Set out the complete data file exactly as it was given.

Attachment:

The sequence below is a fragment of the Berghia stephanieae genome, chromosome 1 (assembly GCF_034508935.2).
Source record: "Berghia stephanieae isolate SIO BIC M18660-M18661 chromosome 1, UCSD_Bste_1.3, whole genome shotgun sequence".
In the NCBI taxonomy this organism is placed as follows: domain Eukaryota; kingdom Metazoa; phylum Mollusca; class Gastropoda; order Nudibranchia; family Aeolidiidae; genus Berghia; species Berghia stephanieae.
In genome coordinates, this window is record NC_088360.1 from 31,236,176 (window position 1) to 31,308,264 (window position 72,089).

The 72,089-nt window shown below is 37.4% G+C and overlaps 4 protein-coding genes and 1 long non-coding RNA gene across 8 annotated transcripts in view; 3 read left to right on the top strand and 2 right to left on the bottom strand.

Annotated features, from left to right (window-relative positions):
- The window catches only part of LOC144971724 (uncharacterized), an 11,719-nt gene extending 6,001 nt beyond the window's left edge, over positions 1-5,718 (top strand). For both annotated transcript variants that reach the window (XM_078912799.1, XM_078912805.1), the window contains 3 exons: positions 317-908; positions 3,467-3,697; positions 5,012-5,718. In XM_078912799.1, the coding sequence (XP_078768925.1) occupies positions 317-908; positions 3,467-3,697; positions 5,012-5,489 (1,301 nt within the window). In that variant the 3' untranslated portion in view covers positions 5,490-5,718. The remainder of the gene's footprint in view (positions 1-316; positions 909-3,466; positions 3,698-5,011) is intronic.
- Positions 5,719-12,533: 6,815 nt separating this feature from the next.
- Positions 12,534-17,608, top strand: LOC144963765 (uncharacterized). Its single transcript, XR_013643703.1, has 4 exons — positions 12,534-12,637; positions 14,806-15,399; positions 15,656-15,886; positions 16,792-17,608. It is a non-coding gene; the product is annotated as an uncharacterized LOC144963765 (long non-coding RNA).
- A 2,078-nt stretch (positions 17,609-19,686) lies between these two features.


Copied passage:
The sequence below is a fragment of the Berghia stephanieae genome, chromosome 1 (assembly GCF_034508935.2).
Source record: "Berghia stephanieae isolate SIO BIC M18660-M18661 chromosome 1, UCSD_Bste_1.3, whole genome shotgun sequence".
In the NCBI taxonomy this organism is placed as follows: domain Eukaryota; kingdom Metazoa; phylum Mollusca; class Gastropoda; order Nudibranchia; family Aeolidiidae; genus Berghia; species Berghia stephanieae.
In genome coordinates, this window is record NC_088360.1 from 31,236,176 (window position 1) to 31,308,264 (window position 72,089).

The 72,089-nt window shown below is 37.4% G+C and overlaps 4 protein-coding genes and 1 long non-coding RNA gene across 8 annotated transcripts in view; 3 read left to right on the top strand and 2 right to left on the bottom strand.

Annotated features, from left to right (window-relative positions):
- The window catches only part of LOC144971724 (uncharacterized), an 11,719-nt gene extending 6,001 nt beyond the window's left edge, over positions 1-5,718 (top strand). For both annotated transcript variants that reach the window (XM_078912799.1, XM_078912805.1), the window contains 3 exons: positions 317-908; positions 3,467-3,697; positions 5,012-5,718. In XM_078912799.1, the coding sequence (XP_078768925.1) occupies positions 317-908; positions 3,467-3,697; positions 5,012-5,489 (1,301 nt within the window). In that variant the 3' untranslated portion in view covers positions 5,490-5,718. The remainder of the gene's footprint in view (positions 1-316; positions 909-3,466; positions 3,698-5,011) is intronic.
- Positions 5,719-12,533: 6,815 nt separating this feature from the next.
- Positions 12,534-17,608, top strand: LOC144963765 (uncharacterized). Its single transcript, XR_013643703.1, has 4 exons — positions 12,534-12,637; positions 14,806-15,399; positions 15,656-15,886; positions 16,792-17,608. It is a non-coding gene; the product is annotated as an uncharacterized LOC144963765 (long non-coding RNA).
- A 2,078-nt stretch (positions 17,609-19,686) lies between these two features.